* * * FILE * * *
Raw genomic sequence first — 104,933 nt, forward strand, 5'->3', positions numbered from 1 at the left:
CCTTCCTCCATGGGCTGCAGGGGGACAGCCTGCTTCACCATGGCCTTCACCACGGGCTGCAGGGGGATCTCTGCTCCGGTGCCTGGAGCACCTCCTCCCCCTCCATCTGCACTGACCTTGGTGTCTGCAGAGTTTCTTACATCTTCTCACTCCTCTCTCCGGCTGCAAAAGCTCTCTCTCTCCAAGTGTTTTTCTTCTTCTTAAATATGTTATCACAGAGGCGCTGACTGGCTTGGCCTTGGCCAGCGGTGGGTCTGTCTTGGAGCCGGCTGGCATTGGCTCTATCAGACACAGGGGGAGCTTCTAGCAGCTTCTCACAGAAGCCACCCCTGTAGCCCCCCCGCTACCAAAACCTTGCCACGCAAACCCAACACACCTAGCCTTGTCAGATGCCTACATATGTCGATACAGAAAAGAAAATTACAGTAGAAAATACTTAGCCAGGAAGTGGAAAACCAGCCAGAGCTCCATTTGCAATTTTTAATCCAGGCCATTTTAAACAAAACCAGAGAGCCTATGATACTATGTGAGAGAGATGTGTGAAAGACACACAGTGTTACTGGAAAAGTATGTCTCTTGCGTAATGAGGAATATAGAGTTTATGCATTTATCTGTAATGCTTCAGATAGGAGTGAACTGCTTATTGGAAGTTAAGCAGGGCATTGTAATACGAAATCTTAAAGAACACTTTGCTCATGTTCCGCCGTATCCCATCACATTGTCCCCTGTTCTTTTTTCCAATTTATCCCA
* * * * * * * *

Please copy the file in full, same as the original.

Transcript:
Raw genomic sequence first — 104,933 nt, forward strand, 5'->3', positions numbered from 1 at the left:
CCTTCCTCCATGGGCTGCAGGGGGACAGCCTGCTTCACCATGGCCTTCACCACGGGCTGCAGGGGGATCTCTGCTCCGGTGCCTGGAGCACCTCCTCCCCCTCCATCTGCACTGACCTTGGTGTCTGCAGAGTTTCTTACATCTTCTCACTCCTCTCTCCGGCTGCAAAAGCTCTCTCTCTCCAAGTGTTTTTCTTCTTCTTAAATATGTTATCACAGAGGCGCTGACTGGCTTGGCCTTGGCCAGCGGTGGGTCTGTCTTGGAGCCGGCTGGCATTGGCTCTATCAGACACAGGGGGAGCTTCTAGCAGCTTCTCACAGAAGCCACCCCTGTAGCCCCCCCGCTACCAAAACCTTGCCACGCAAACCCAACACACCTAGCCTTGTCAGATGCCTACATATGTCGATACAGAAAAGAAAATTACAGTAGAAAATACTTAGCCAGGAAGTGGAAAACCAGCCAGAGCTCCATTTGCAATTTTTAATCCAGGCCATTTTAAACAAAACCAGAGAGCCTATGATACTATGTGAGAGAGATGTGTGAAAGACACACAGTGTTACTGGAAAAGTATGTCTCTTGCGTAATGAGGAATATAGAGTTTATGCATTTATCTGTAATGCTTCAGATAGGAGTGAACTGCTTATTGGAAGTTAAGCAGGGCATTGTAATACGAAATCTTAAAGAACACTTTGCTCATGTTCCGCCGTATCCCATCACATTGTCCCCTGTTCTTTTTTCCAATTTATCCCA